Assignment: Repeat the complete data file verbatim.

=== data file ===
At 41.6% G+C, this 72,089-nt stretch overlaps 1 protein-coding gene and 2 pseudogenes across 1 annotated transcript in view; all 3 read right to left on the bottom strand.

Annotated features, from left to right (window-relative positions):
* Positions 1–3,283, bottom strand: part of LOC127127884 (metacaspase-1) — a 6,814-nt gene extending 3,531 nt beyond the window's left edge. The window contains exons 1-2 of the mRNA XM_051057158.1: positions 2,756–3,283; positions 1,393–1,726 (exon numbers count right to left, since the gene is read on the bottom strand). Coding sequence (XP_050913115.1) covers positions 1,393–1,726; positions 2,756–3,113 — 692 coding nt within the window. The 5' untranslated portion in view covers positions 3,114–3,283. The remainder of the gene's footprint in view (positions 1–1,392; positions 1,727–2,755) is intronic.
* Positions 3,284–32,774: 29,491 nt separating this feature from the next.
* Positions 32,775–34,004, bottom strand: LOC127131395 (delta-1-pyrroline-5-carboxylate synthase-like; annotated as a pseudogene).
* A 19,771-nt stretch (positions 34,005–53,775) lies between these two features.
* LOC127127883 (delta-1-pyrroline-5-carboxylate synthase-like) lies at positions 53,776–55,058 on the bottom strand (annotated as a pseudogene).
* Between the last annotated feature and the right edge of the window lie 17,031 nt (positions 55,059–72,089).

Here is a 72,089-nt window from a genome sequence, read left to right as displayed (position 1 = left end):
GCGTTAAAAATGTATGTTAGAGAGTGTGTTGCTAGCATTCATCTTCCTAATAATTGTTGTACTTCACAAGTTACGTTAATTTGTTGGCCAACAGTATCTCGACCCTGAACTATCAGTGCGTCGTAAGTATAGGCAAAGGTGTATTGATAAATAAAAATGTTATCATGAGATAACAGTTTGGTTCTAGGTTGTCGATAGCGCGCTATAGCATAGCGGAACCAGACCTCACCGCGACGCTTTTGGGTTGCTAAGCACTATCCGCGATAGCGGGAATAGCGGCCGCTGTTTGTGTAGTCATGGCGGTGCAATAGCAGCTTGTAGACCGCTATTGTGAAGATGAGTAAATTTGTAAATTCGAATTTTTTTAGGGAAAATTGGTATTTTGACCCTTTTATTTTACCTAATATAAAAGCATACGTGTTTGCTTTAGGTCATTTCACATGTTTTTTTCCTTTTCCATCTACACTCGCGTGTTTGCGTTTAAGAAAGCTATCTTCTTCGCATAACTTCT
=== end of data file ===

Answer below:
At 41.6% G+C, this 72,089-nt stretch overlaps 1 protein-coding gene and 2 pseudogenes across 1 annotated transcript in view; all 3 read right to left on the bottom strand.

Annotated features, from left to right (window-relative positions):
* Positions 1–3,283, bottom strand: part of LOC127127884 (metacaspase-1) — a 6,814-nt gene extending 3,531 nt beyond the window's left edge. The window contains exons 1-2 of the mRNA XM_051057158.1: positions 2,756–3,283; positions 1,393–1,726 (exon numbers count right to left, since the gene is read on the bottom strand). Coding sequence (XP_050913115.1) covers positions 1,393–1,726; positions 2,756–3,113 — 692 coding nt within the window. The 5' untranslated portion in view covers positions 3,114–3,283. The remainder of the gene's footprint in view (positions 1–1,392; positions 1,727–2,755) is intronic.
* Positions 3,284–32,774: 29,491 nt separating this feature from the next.
* Positions 32,775–34,004, bottom strand: LOC127131395 (delta-1-pyrroline-5-carboxylate synthase-like; annotated as a pseudogene).
* A 19,771-nt stretch (positions 34,005–53,775) lies between these two features.
* LOC127127883 (delta-1-pyrroline-5-carboxylate synthase-like) lies at positions 53,776–55,058 on the bottom strand (annotated as a pseudogene).
* Between the last annotated feature and the right edge of the window lie 17,031 nt (positions 55,059–72,089).

Here is a 72,089-nt window from a genome sequence, read left to right as displayed (position 1 = left end):
GCGTTAAAAATGTATGTTAGAGAGTGTGTTGCTAGCATTCATCTTCCTAATAATTGTTGTACTTCACAAGTTACGTTAATTTGTTGGCCAACAGTATCTCGACCCTGAACTATCAGTGCGTCGTAAGTATAGGCAAAGGTGTATTGATAAATAAAAATGTTATCATGAGATAACAGTTTGGTTCTAGGTTGTCGATAGCGCGCTATAGCATAGCGGAACCAGACCTCACCGCGACGCTTTTGGGTTGCTAAGCACTATCCGCGATAGCGGGAATAGCGGCCGCTGTTTGTGTAGTCATGGCGGTGCAATAGCAGCTTGTAGACCGCTATTGTGAAGATGAGTAAATTTGTAAATTCGAATTTTTTTAGGGAAAATTGGTATTTTGACCCTTTTATTTTACCTAATATAAAAGCATACGTGTTTGCTTTAGGTCATTTCACATGTTTTTTTCCTTTTCCATCTACACTCGCGTGTTTGCGTTTAAGAAAGCTATCTTCTTCGCATAACTTCT